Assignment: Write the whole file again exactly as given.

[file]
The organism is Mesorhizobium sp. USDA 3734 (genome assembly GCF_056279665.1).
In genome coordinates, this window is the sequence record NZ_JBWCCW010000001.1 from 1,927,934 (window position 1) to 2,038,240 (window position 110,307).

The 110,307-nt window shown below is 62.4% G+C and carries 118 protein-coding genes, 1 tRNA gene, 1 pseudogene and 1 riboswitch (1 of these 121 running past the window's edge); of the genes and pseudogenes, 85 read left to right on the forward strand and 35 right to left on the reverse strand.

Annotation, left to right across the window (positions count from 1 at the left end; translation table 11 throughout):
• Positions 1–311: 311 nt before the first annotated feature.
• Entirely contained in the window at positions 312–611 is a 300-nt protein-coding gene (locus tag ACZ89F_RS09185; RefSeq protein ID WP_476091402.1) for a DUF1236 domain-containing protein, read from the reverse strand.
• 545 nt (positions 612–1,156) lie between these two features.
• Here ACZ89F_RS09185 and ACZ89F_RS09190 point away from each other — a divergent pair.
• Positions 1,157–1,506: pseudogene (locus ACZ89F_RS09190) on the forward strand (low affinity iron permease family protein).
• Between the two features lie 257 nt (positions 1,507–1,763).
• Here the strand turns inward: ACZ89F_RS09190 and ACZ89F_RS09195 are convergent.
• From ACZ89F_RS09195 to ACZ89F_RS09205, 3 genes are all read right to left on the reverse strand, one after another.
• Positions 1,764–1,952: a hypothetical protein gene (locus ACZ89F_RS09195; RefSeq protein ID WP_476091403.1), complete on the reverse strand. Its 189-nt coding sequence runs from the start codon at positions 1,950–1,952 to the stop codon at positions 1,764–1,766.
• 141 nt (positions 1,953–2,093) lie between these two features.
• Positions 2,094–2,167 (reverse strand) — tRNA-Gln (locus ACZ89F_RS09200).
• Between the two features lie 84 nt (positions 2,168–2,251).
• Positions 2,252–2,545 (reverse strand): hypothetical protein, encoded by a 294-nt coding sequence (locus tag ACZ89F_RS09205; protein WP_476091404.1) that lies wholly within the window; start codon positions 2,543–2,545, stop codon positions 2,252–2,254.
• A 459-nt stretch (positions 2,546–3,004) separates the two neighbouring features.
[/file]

The organism is Mesorhizobium sp. USDA 3734 (genome assembly GCF_056279665.1).
In genome coordinates, this window is the sequence record NZ_JBWCCW010000001.1 from 1,927,934 (window position 1) to 2,038,240 (window position 110,307).

The 110,307-nt window shown below is 62.4% G+C and carries 118 protein-coding genes, 1 tRNA gene, 1 pseudogene and 1 riboswitch (1 of these 121 running past the window's edge); of the genes and pseudogenes, 85 read left to right on the forward strand and 35 right to left on the reverse strand.

Annotation, left to right across the window (positions count from 1 at the left end; translation table 11 throughout):
• Positions 1–311: 311 nt before the first annotated feature.
• Entirely contained in the window at positions 312–611 is a 300-nt protein-coding gene (locus tag ACZ89F_RS09185; RefSeq protein ID WP_476091402.1) for a DUF1236 domain-containing protein, read from the reverse strand.
• 545 nt (positions 612–1,156) lie between these two features.
• Here ACZ89F_RS09185 and ACZ89F_RS09190 point away from each other — a divergent pair.
• Positions 1,157–1,506: pseudogene (locus ACZ89F_RS09190) on the forward strand (low affinity iron permease family protein).
• Between the two features lie 257 nt (positions 1,507–1,763).
• Here the strand turns inward: ACZ89F_RS09190 and ACZ89F_RS09195 are convergent.
• From ACZ89F_RS09195 to ACZ89F_RS09205, 3 genes are all read right to left on the reverse strand, one after another.
• Positions 1,764–1,952: a hypothetical protein gene (locus ACZ89F_RS09195; RefSeq protein ID WP_476091403.1), complete on the reverse strand. Its 189-nt coding sequence runs from the start codon at positions 1,950–1,952 to the stop codon at positions 1,764–1,766.
• 141 nt (positions 1,953–2,093) lie between these two features.
• Positions 2,094–2,167 (reverse strand) — tRNA-Gln (locus ACZ89F_RS09200).
• Between the two features lie 84 nt (positions 2,168–2,251).
• Positions 2,252–2,545 (reverse strand): hypothetical protein, encoded by a 294-nt coding sequence (locus tag ACZ89F_RS09205; protein WP_476091404.1) that lies wholly within the window; start codon positions 2,543–2,545, stop codon positions 2,252–2,254.
• A 459-nt stretch (positions 2,546–3,004) separates the two neighbouring features.